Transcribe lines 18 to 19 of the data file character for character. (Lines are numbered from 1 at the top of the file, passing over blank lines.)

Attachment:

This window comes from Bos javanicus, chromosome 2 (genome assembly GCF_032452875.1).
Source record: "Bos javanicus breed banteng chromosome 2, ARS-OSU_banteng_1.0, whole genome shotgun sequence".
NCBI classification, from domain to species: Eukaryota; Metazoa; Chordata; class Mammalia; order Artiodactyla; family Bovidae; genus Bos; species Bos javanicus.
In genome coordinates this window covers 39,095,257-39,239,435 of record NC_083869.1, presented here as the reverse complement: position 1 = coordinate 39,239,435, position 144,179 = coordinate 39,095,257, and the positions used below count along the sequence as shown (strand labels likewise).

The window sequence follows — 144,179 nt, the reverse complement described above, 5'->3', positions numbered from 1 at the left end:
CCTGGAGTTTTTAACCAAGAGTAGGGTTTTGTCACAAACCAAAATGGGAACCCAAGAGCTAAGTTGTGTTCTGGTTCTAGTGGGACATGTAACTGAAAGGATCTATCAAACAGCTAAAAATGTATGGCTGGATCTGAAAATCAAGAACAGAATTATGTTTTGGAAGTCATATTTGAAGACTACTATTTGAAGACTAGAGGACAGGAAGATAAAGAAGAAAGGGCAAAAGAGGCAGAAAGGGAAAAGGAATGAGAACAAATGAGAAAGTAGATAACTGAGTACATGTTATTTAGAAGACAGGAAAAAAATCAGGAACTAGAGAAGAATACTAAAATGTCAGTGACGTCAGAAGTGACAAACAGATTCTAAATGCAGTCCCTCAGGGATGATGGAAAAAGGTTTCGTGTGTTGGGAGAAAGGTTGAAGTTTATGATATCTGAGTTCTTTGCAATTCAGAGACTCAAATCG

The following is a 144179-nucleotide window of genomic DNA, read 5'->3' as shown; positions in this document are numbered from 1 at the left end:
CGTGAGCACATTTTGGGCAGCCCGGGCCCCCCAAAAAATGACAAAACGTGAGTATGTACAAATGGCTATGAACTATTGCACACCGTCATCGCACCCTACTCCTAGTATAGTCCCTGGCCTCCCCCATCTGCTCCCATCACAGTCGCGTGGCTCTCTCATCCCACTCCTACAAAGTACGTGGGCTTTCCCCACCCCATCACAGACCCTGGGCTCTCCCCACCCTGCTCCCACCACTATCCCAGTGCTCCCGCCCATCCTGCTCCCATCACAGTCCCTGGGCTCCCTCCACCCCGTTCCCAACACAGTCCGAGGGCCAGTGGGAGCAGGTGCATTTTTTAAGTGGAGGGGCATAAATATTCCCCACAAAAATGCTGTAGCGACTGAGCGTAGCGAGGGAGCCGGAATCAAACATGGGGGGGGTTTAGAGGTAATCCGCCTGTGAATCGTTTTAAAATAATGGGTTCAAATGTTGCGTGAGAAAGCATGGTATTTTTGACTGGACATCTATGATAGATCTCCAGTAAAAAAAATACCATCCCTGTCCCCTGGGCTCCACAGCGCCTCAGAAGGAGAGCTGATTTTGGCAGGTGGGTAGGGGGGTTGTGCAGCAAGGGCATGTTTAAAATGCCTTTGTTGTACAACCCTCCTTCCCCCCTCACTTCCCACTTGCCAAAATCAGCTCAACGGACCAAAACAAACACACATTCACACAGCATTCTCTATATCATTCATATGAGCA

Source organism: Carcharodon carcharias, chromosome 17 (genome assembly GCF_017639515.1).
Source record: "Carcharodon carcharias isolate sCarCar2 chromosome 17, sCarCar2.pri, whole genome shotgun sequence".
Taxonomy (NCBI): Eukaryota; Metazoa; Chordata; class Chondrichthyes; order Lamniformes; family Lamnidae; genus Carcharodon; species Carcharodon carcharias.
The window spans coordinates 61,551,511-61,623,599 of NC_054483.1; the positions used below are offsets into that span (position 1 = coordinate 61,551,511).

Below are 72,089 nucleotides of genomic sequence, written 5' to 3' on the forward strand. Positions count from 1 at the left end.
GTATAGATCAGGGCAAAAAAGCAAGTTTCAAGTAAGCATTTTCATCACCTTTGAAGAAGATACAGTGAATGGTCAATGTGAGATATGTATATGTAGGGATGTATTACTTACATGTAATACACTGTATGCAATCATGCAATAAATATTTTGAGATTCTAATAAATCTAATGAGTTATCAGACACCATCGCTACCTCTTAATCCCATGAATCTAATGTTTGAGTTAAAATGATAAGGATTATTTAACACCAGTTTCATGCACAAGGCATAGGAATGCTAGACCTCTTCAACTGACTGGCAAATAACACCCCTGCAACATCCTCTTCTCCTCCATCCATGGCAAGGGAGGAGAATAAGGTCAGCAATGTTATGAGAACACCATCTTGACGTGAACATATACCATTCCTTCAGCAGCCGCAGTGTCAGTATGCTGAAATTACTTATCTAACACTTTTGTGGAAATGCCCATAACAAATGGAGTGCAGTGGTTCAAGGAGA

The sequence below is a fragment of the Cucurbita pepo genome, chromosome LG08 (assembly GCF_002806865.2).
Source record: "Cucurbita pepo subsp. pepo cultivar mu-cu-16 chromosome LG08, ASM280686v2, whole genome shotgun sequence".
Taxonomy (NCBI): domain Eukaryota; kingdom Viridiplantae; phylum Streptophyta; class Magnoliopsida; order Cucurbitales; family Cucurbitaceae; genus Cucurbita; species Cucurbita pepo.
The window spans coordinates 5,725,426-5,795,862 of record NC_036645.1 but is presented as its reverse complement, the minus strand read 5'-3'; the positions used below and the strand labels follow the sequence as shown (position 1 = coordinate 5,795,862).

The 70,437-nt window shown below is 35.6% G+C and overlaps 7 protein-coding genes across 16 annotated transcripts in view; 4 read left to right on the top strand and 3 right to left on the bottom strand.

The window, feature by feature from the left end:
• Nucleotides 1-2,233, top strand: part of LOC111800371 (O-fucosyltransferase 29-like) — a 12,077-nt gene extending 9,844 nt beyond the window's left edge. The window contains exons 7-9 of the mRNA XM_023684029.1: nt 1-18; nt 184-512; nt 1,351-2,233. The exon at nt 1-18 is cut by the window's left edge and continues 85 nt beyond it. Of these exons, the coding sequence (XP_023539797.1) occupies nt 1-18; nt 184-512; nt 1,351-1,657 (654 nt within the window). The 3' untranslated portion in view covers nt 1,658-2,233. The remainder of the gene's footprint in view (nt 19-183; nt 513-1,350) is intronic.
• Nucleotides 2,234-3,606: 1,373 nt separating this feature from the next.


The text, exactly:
The window spans coordinates 5,725,426-5,795,862 of record NC_036645.1 but is presented as its reverse complement, the minus strand read 5'-3'; the positions used below and the strand labels follow the sequence as shown (position 1 = coordinate 5,795,862).

The 70,437-nt window shown below is 35.6% G+C and overlaps 7 protein-coding genes across 16 annotated transcripts in view; 4 read left to right on the top strand and 3 right to left on the bottom strand.